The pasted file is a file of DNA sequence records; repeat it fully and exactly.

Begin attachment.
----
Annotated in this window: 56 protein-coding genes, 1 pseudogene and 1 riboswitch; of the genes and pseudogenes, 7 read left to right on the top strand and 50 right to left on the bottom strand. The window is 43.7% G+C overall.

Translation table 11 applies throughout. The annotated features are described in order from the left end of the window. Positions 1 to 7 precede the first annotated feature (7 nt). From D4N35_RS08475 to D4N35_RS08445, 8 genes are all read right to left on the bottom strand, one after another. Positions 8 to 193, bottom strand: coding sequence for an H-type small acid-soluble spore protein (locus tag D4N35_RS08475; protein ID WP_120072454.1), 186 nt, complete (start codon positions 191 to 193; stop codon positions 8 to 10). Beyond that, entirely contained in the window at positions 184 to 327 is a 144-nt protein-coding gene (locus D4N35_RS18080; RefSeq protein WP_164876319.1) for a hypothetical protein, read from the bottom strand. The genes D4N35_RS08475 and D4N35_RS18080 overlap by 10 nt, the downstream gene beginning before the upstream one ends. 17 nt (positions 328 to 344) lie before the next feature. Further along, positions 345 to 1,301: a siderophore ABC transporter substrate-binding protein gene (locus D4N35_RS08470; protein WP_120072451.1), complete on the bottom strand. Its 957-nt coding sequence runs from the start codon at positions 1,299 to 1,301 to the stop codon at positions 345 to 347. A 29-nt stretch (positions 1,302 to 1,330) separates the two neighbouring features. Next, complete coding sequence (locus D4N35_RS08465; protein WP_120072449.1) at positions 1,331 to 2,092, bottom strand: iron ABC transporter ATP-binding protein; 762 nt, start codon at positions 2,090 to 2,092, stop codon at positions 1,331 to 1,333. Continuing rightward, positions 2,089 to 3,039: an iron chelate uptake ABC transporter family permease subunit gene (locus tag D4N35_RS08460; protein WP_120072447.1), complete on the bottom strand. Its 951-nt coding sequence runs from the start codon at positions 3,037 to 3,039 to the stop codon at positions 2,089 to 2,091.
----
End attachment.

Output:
Annotated in this window: 56 protein-coding genes, 1 pseudogene and 1 riboswitch; of the genes and pseudogenes, 7 read left to right on the top strand and 50 right to left on the bottom strand. The window is 43.7% G+C overall.

Translation table 11 applies throughout. The annotated features are described in order from the left end of the window. Positions 1 to 7 precede the first annotated feature (7 nt). From D4N35_RS08475 to D4N35_RS08445, 8 genes are all read right to left on the bottom strand, one after another. Positions 8 to 193, bottom strand: coding sequence for an H-type small acid-soluble spore protein (locus tag D4N35_RS08475; protein ID WP_120072454.1), 186 nt, complete (start codon positions 191 to 193; stop codon positions 8 to 10). Beyond that, entirely contained in the window at positions 184 to 327 is a 144-nt protein-coding gene (locus D4N35_RS18080; RefSeq protein WP_164876319.1) for a hypothetical protein, read from the bottom strand. The genes D4N35_RS08475 and D4N35_RS18080 overlap by 10 nt, the downstream gene beginning before the upstream one ends. 17 nt (positions 328 to 344) lie before the next feature. Further along, positions 345 to 1,301: a siderophore ABC transporter substrate-binding protein gene (locus D4N35_RS08470; protein WP_120072451.1), complete on the bottom strand. Its 957-nt coding sequence runs from the start codon at positions 1,299 to 1,301 to the stop codon at positions 345 to 347. A 29-nt stretch (positions 1,302 to 1,330) separates the two neighbouring features. Next, complete coding sequence (locus D4N35_RS08465; protein WP_120072449.1) at positions 1,331 to 2,092, bottom strand: iron ABC transporter ATP-binding protein; 762 nt, start codon at positions 2,090 to 2,092, stop codon at positions 1,331 to 1,333. Continuing rightward, positions 2,089 to 3,039: an iron chelate uptake ABC transporter family permease subunit gene (locus tag D4N35_RS08460; protein WP_120072447.1), complete on the bottom strand. Its 951-nt coding sequence runs from the start codon at positions 3,037 to 3,039 to the stop codon at positions 2,089 to 2,091.